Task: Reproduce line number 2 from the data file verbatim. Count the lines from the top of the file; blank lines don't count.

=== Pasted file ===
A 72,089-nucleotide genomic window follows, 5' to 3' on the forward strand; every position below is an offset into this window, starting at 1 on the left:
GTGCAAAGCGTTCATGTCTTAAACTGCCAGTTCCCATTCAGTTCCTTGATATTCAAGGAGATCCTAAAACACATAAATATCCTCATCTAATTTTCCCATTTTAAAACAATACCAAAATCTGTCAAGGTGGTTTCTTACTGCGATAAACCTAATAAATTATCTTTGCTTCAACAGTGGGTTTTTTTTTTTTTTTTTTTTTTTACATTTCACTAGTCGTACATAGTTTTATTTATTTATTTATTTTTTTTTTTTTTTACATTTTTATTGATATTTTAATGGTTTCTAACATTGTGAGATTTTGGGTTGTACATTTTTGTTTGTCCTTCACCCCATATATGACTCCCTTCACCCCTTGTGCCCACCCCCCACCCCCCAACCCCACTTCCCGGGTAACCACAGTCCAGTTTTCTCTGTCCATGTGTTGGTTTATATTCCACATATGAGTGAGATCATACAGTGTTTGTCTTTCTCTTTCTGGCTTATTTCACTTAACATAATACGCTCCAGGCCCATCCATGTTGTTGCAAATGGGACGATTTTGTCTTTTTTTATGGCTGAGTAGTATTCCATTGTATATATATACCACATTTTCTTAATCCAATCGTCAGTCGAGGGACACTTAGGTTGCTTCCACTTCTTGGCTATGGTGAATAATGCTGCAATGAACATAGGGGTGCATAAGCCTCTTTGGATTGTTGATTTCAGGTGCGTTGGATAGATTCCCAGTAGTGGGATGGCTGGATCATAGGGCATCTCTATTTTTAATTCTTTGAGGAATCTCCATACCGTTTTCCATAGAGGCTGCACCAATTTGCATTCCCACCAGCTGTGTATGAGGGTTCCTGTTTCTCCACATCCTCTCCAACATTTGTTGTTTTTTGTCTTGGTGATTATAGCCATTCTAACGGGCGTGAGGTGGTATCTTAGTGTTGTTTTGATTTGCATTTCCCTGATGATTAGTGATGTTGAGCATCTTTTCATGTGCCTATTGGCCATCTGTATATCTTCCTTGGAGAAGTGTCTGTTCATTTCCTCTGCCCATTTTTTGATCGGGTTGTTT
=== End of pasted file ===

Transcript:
GTGCAAAGCGTTCATGTCTTAAACTGCCAGTTCCCATTCAGTTCCTTGATATTCAAGGAGATCCTAAAACACATAAATATCCTCATCTAATTTTCCCATTTTAAAACAATACCAAAATCTGTCAAGGTGGTTTCTTACTGCGATAAACCTAATAAATTATCTTTGCTTCAACAGTGGGTTTTTTTTTTTTTTTTTTTTTTTACATTTCACTAGTCGTACATAGTTTTATTTATTTATTTATTTTTTTTTTTTTTTACATTTTTATTGATATTTTAATGGTTTCTAACATTGTGAGATTTTGGGTTGTACATTTTTGTTTGTCCTTCACCCCATATATGACTCCCTTCACCCCTTGTGCCCACCCCCCACCCCCCAACCCCACTTCCCGGGTAACCACAGTCCAGTTTTCTCTGTCCATGTGTTGGTTTATATTCCACATATGAGTGAGATCATACAGTGTTTGTCTTTCTCTTTCTGGCTTATTTCACTTAACATAATACGCTCCAGGCCCATCCATGTTGTTGCAAATGGGACGATTTTGTCTTTTTTTATGGCTGAGTAGTATTCCATTGTATATATATACCACATTTTCTTAATCCAATCGTCAGTCGAGGGACACTTAGGTTGCTTCCACTTCTTGGCTATGGTGAATAATGCTGCAATGAACATAGGGGTGCATAAGCCTCTTTGGATTGTTGATTTCAGGTGCGTTGGATAGATTCCCAGTAGTGGGATGGCTGGATCATAGGGCATCTCTATTTTTAATTCTTTGAGGAATCTCCATACCGTTTTCCATAGAGGCTGCACCAATTTGCATTCCCACCAGCTGTGTATGAGGGTTCCTGTTTCTCCACATCCTCTCCAACATTTGTTGTTTTTTGTCTTGGTGATTATAGCCATTCTAACGGGCGTGAGGTGGTATCTTAGTGTTGTTTTGATTTGCATTTCCCTGATGATTAGTGATGTTGAGCATCTTTTCATGTGCCTATTGGCCATCTGTATATCTTCCTTGGAGAAGTGTCTGTTCATTTCCTCTGCCCATTTTTTGATCGGGTTGTTT